Always have an important decision in mind when you are doing your research. You are too busy to waste time collecting information to help make a decision that is not vital to your business, or worse yet – collecting information with no purpose in mind. With a clear decision in mind, you will be able to keep your research focused.

2. When do I need to make my decision?

Timing is everything in business. Having 60% of the questions answered in time to make your decision is better than having 100% of the answers after the deadline’s passed. But on the other hand, if your important decision really can wait, there’s no sense in rushing into things and acting on less information that you might have been able to get if you had taken your time. So you need to have a clear sense of when you need to make your important decision.

3. What questions do I really need to answer to make my decision? What information do I really need to answer my questions?

This is where many people get lost in their research. What do you really need to know to be able to make your business decision? Do you need to know a little about a bunch of things, or a lot about a few things? What kind of information do you need? Numbers? Opinions? And how much is enough? (A good rule of thumb is, the more important the decision, the better the information you should collect.) How you answer these questions will have a big impact on where you are going to have to go to get your information, and how you are going to get it.

4. Where is the best place (and who are the best people) to get the information I really need?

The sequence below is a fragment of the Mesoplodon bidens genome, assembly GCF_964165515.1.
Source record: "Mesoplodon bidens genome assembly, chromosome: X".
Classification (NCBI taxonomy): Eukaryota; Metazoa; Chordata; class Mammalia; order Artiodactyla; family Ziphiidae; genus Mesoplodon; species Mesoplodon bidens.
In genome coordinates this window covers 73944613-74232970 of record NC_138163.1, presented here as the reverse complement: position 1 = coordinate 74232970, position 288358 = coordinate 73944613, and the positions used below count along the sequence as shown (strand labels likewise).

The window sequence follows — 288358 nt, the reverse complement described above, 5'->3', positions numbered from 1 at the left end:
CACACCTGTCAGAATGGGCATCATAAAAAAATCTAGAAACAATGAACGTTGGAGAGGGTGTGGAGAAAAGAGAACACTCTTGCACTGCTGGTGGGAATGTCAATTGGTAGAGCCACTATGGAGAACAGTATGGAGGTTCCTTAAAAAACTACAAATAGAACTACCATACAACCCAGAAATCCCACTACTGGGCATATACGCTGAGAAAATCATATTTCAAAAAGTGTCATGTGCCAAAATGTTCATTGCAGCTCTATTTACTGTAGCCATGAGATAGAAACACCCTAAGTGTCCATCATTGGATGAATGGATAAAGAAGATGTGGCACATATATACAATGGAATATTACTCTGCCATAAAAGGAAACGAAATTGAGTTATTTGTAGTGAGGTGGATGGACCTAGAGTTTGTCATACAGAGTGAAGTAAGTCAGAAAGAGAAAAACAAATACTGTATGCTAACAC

Overall, information sources can be broken down into two kinds: primary and secondary. Primary sources are those people and organizations in your marketplace, for example, your potential customers, suppliers, and competitors. Secondary sources are reports, articles, and statistics about the people in your marketplace.

While there are exceptions, it is usually safe to start with your secondary sources, because the information’s usually readily available at low or no cost. Once you have gotten what you can from the secondary sources, ask yourself the question, “Do I really need more information to make my decision?” If you really do, turn your attention to your primary information sources to get the last vital pieces of information you need. But often you can get what you really need from secondary sources.

The real challenge for you with secondary information sources is not having too little information. You will likely be faced with a large amount of information for any decision. The real challenge will be to selectively pick the best from what is available. And it is always a good idea to use at least two good sources of information for any decision, and to make sure that these different sources agree with each other.

If you have done things right up to this point, selecting your sources – primary and secondary – should not be too hard. You will know what decision you are trying to make and when you need to make it, and you will know what information you really need to make that decision. And if you can explain this to the reference librarian at your local library, they will get you pointed in the right direction. It is worth noting that many people go “researching” way before they really know what they are researching – and they waste a lot of time in the process.